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Uncertainty evaluation of volumetric wear assessment from coordinate measurements of ceramic hip joint prostheses

Uncertainty evaluation of volumetric wear assessment from coordinate measurements of ceramic hip joint prostheses,10.1016/j.wear.2011.01.012,Wear,S. C

Uncertainty evaluation of volumetric wear assessment from coordinate measurements of ceramic hip joint prostheses   (Citations: 2)
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Replaced hip joints are normally expected to last 15–20 years. However, although the procedure is nowadays successfully performed, up to 10% of procedures carried out are revision operations to replace joints, which have failed prematurely, mainly in case of polymeric or metallic bearing surfaces. In fact, particulate debris, generated by wear of the bearing surfaces, are “attacked” by the immune system which results in the death of surrounding bone tissue which in turn leads to loosening of the joint and pain to the patient. All-ceramic hip replacements were introduced to eliminate this mechanism and reduce wear.The most common method to evaluate wear volumes in hip joints is the gravimetric method, which has been proven to be straightforward and accurate. However, this method can only be applied during in vitro testing of new hip prostheses and not to assess retrieved components. Furthermore, even in case of in vitro testing, it can globally quantify the worn material, while it cannot provide local information on the worn surface geometry. Coordinate measuring machines (CMMs) can be used to evaluate both wear volume and wear distribution over the worn surface. However, the uncertainty of wear volume measurements from CMM data has not been thoroughly quantified yet. This work makes a step further, establishing an approach for uncertainty analysis and quantification.The paper focuses on evaluation of uncertainty components that affect wear volume measurements. In particular, nine ceramic femoral heads were analysed with both gravimetric and CMM methods in order to assess the uncertainty of wear volume measurements and compare these two methodologies. The results of this investigation showed that wear volume measurements from CMM data are in good agreement with gravimetric measurements, taking into account measurement uncertainty of both methods according to the “Guide to the expression of uncertainty in measurement (GUM)” and derived documents. Furthermore, the study uses the uncertainty analysis to optimize the probing strategy and suggests improvements to ISO 14242-2:2000.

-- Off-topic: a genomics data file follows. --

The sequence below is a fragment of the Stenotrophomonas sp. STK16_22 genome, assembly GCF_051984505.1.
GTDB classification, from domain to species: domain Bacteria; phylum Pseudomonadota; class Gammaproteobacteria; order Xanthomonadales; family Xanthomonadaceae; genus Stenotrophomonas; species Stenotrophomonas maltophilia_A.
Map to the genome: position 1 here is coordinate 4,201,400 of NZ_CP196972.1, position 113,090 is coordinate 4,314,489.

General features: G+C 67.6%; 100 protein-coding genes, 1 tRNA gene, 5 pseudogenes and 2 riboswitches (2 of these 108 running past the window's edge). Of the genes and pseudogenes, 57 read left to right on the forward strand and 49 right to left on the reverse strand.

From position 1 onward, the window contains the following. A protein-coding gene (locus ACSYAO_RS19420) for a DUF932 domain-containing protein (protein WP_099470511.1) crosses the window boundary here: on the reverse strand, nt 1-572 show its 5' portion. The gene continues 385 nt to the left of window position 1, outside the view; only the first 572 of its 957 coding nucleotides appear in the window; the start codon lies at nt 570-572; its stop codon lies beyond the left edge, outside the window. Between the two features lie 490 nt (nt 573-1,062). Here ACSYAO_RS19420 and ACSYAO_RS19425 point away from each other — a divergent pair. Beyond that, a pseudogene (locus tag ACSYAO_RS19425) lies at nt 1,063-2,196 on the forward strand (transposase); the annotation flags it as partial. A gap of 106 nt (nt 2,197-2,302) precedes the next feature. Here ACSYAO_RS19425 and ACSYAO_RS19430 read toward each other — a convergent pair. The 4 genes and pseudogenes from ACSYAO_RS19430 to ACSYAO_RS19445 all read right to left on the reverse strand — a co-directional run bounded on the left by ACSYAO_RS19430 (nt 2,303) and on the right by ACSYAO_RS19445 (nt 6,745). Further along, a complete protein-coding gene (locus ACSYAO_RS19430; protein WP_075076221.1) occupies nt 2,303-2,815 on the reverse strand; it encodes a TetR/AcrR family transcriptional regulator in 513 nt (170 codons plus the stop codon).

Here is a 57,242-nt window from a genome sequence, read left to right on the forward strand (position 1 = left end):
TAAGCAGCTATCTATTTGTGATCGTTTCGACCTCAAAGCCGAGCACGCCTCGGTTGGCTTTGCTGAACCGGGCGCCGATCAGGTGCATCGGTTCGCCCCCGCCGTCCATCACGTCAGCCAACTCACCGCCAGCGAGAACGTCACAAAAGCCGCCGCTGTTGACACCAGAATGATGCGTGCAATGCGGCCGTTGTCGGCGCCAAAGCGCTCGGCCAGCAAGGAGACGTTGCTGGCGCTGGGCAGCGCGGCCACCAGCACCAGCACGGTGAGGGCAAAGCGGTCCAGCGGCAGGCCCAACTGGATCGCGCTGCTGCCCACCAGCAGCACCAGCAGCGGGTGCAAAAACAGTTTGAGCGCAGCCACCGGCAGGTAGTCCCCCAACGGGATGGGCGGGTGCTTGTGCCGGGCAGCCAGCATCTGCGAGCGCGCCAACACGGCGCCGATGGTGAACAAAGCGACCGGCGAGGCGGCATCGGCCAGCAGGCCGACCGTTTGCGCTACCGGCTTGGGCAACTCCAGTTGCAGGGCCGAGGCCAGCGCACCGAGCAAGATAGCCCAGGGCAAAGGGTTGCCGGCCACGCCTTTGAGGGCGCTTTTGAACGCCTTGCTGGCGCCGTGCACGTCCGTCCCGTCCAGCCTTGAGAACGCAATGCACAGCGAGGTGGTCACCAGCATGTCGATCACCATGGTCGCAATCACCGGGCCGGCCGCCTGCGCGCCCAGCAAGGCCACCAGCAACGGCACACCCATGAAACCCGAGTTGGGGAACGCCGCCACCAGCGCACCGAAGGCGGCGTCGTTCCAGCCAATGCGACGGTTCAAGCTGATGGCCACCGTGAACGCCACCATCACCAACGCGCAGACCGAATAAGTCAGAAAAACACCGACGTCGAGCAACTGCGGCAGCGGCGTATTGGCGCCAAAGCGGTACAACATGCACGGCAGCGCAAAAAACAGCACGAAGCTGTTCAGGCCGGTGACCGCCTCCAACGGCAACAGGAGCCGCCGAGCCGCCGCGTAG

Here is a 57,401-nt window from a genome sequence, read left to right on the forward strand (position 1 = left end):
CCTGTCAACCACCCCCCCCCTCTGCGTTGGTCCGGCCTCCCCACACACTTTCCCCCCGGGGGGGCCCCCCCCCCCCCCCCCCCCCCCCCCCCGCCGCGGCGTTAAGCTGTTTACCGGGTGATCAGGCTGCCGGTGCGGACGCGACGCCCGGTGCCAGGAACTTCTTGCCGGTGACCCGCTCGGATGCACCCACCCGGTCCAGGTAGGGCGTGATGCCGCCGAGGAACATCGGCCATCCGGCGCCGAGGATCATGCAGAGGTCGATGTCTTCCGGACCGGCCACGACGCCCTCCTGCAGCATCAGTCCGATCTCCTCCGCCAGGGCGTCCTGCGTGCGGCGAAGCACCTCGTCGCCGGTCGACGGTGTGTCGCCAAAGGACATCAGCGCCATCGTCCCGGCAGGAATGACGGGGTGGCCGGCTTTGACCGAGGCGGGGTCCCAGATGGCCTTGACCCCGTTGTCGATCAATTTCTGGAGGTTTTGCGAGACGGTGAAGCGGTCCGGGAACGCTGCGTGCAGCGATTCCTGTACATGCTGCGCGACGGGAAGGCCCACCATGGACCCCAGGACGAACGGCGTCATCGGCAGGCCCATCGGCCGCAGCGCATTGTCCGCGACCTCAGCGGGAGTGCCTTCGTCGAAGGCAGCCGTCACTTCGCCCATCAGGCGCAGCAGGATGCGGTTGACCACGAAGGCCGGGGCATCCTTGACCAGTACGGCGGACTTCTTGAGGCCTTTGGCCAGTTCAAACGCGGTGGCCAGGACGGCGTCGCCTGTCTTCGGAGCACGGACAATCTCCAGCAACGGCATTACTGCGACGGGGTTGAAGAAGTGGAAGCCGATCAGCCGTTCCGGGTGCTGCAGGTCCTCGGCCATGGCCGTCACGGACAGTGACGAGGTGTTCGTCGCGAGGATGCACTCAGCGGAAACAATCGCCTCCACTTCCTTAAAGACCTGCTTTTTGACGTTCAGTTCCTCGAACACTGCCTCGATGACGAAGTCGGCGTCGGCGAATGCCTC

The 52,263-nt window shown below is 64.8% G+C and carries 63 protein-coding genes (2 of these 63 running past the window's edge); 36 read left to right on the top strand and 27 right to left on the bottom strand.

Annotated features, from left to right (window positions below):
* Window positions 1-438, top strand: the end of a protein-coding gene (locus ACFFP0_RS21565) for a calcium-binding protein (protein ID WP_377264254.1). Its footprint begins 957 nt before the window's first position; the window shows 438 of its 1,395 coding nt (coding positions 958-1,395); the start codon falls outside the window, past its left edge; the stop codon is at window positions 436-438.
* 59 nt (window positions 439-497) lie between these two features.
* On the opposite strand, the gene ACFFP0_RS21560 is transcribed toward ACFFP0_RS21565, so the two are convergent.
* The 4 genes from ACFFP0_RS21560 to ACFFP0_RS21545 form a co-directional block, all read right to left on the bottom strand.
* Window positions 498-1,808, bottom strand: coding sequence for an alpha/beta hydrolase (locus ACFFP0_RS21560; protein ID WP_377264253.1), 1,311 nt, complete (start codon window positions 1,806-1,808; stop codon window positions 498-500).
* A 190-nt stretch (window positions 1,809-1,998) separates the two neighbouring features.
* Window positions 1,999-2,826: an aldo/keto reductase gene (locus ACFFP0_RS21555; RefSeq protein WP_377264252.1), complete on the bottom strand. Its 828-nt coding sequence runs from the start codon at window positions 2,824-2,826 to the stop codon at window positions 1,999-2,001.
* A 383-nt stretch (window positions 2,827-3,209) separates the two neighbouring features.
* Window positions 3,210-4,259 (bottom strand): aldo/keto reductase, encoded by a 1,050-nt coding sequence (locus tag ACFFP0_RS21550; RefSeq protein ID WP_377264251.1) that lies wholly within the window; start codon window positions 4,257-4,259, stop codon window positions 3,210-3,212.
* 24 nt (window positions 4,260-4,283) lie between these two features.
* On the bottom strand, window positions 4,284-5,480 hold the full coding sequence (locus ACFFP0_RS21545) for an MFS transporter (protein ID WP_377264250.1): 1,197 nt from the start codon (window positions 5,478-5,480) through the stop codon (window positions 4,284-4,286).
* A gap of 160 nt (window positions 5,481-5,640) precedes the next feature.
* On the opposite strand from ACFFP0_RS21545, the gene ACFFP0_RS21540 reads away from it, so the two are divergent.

Journal: Wear , vol. 270, no. 9, pp. 584-590, 2011
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